Azhar Ali will join the camp after concluding his stint with Somerset, while Mohammad Amir, Imad Wasim, Babar Azam and Fakhar Zaman have been exempted to allow them to complete their time with their respective counties in England.

Zakir Khan, Director of International Cricket at the PCB, said: “This conditioning camp is of great significance. The players will undergo strenuous training sessions to prepare for a demanding season, which will see Pakistan spend 30 of their 42 cricket-playing days in Test cricket.

“Misbah-ul-Haq, who has been Pakistan’s most successful captain, understands the arduous demands of the format in this day and age. With the advent of the World Test Championship, the PCB wants Pakistan to turn up with their best red-ball game when they face Sri Lanka in the two-match Test series at home.”

Players called up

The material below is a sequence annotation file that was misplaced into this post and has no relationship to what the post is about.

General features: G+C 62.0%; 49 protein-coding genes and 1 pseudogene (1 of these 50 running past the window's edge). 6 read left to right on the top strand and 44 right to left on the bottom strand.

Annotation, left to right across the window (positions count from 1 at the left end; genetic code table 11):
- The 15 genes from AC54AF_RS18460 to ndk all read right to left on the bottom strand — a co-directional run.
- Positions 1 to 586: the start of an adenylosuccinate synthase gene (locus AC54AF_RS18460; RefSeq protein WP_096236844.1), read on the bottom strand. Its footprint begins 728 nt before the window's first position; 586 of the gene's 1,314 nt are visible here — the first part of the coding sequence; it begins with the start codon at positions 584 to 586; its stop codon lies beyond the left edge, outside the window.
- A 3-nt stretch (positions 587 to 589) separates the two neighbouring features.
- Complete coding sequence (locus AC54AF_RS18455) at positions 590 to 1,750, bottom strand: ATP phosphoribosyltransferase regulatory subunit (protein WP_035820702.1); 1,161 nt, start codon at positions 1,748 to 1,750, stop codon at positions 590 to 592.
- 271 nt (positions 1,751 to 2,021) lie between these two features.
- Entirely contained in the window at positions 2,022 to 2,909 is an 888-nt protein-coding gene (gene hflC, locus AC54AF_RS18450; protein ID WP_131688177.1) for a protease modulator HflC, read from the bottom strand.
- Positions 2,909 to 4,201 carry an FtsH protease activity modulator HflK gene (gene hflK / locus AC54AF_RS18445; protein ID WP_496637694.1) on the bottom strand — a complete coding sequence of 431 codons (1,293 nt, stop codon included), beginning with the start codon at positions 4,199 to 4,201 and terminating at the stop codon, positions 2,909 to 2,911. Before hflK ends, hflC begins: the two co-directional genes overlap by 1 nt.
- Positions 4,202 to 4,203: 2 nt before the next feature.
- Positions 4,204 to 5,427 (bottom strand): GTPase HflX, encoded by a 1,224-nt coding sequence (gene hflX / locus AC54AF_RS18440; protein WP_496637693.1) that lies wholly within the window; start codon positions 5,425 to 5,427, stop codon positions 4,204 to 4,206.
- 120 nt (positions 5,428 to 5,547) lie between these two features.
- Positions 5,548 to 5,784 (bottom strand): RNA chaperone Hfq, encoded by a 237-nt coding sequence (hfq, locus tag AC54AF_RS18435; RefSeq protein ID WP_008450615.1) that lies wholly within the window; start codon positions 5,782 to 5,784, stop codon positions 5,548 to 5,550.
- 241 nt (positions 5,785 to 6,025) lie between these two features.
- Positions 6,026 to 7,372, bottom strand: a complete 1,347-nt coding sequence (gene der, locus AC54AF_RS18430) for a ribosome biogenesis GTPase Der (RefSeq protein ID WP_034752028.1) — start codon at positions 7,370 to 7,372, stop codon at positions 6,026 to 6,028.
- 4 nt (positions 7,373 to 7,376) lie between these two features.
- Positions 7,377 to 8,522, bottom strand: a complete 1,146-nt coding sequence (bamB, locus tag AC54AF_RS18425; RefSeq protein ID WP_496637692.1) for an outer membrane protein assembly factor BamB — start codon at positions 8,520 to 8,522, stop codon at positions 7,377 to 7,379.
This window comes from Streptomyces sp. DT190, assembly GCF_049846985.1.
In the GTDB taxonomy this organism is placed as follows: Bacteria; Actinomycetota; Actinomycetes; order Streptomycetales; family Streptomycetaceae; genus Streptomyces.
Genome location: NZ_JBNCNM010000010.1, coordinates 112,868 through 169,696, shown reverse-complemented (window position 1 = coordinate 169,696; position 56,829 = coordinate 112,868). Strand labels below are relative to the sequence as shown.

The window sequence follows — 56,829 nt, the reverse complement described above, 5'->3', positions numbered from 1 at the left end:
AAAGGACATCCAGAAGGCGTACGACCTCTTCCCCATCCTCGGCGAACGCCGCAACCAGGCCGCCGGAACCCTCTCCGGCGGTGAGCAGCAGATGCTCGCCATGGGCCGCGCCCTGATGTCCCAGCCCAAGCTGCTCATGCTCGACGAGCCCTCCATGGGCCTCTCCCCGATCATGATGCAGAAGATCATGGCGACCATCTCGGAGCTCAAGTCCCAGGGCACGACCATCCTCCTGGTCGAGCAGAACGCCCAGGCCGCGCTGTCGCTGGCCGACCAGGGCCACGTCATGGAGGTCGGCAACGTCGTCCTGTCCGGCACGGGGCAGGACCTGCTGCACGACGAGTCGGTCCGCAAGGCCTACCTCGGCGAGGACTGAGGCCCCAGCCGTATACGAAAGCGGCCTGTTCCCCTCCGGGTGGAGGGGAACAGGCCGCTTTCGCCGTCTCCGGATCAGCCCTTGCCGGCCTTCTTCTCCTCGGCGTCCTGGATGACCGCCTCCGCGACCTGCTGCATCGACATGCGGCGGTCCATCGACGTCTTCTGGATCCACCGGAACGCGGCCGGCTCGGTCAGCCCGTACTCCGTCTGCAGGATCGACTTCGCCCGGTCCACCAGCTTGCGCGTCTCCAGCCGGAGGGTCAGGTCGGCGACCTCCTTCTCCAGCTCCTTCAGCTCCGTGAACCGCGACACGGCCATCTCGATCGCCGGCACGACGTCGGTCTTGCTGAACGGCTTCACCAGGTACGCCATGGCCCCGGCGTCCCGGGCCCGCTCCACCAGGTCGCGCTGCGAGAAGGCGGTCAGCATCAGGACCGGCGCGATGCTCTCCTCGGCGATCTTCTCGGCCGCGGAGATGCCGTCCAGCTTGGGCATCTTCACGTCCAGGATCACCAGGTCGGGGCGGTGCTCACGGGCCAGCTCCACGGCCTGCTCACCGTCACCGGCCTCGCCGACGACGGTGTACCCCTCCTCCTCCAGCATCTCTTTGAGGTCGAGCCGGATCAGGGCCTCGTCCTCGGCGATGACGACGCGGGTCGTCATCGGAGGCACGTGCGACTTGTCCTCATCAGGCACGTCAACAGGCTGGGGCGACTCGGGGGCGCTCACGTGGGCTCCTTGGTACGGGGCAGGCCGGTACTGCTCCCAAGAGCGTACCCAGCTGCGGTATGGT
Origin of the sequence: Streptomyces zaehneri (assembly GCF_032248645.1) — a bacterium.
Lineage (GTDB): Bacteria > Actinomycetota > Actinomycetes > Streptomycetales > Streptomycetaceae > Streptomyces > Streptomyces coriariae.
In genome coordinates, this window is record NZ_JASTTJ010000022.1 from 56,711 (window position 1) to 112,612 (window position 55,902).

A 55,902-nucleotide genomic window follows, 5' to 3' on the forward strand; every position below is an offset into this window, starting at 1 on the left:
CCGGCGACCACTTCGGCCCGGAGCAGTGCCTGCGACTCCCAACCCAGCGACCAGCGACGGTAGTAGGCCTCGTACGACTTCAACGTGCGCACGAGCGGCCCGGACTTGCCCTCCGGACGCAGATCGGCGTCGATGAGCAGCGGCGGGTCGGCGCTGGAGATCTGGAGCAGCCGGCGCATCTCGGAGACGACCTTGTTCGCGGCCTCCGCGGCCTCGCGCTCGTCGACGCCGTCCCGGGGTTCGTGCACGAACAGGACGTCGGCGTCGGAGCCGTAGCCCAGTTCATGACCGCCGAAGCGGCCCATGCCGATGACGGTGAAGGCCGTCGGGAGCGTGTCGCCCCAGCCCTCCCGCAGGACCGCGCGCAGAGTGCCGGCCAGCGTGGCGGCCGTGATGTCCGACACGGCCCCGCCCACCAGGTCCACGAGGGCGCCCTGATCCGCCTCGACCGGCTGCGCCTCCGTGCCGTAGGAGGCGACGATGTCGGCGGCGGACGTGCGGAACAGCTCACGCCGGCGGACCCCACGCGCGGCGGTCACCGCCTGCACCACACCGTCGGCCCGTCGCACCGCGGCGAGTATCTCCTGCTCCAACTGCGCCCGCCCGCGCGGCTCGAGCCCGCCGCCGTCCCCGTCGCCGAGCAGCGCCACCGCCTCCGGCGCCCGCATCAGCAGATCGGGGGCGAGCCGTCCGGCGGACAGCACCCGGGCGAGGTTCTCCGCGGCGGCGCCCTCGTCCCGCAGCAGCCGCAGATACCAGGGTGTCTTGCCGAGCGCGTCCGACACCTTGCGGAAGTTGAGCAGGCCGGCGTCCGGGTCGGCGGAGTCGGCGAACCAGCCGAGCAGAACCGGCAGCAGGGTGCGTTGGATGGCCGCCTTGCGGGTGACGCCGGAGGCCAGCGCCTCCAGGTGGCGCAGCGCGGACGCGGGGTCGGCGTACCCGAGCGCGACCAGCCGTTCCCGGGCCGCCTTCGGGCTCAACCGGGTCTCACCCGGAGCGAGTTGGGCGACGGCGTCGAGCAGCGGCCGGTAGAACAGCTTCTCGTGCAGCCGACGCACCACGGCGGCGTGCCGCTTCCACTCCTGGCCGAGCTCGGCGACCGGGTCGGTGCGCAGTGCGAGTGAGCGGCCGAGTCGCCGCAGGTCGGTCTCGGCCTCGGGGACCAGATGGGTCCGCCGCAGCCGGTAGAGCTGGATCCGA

Centrally contracted: Abid Ali, Asad Shafiq, Azhar Ali, Haris Sohail, Hasan Ali, Imam-ul-Haq, Mohammad Rizwan, Sarfaraz Ahmed, Shadab Khan, Shaheen Shah Afridi, Shan Masood, Usman Shinwari, Wahab Riaz, Yasir Shah.

Non-centrally contracted: Asif Ali, Bilal Asif, Iftikhar Ahmed, Mir Hamza, Rahat Ali and Zafar Gohar.



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Women’s World Cup postponed over players’ inability to prepare, says CEO Andrea Nelson

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The postponement of the 2021 Women’s World Cup to 2022 came down to concerns around readiness of the players, and not safety in New Zealand, the event’s CEO Andrea Nelson has said. As ESPNcricinfo had reported on Friday, Nelson said that given three participating teams are still to be identified and several sides “can’t train” yet, postponement was the best option.

The qualifier for the tournament was supposed to be held in July, but was postponed due to the pandemic. So, for now, England, Australia, South Africa, India and hosts New Zealand are confirmed participants, with three more spots open in the eight-team tournament.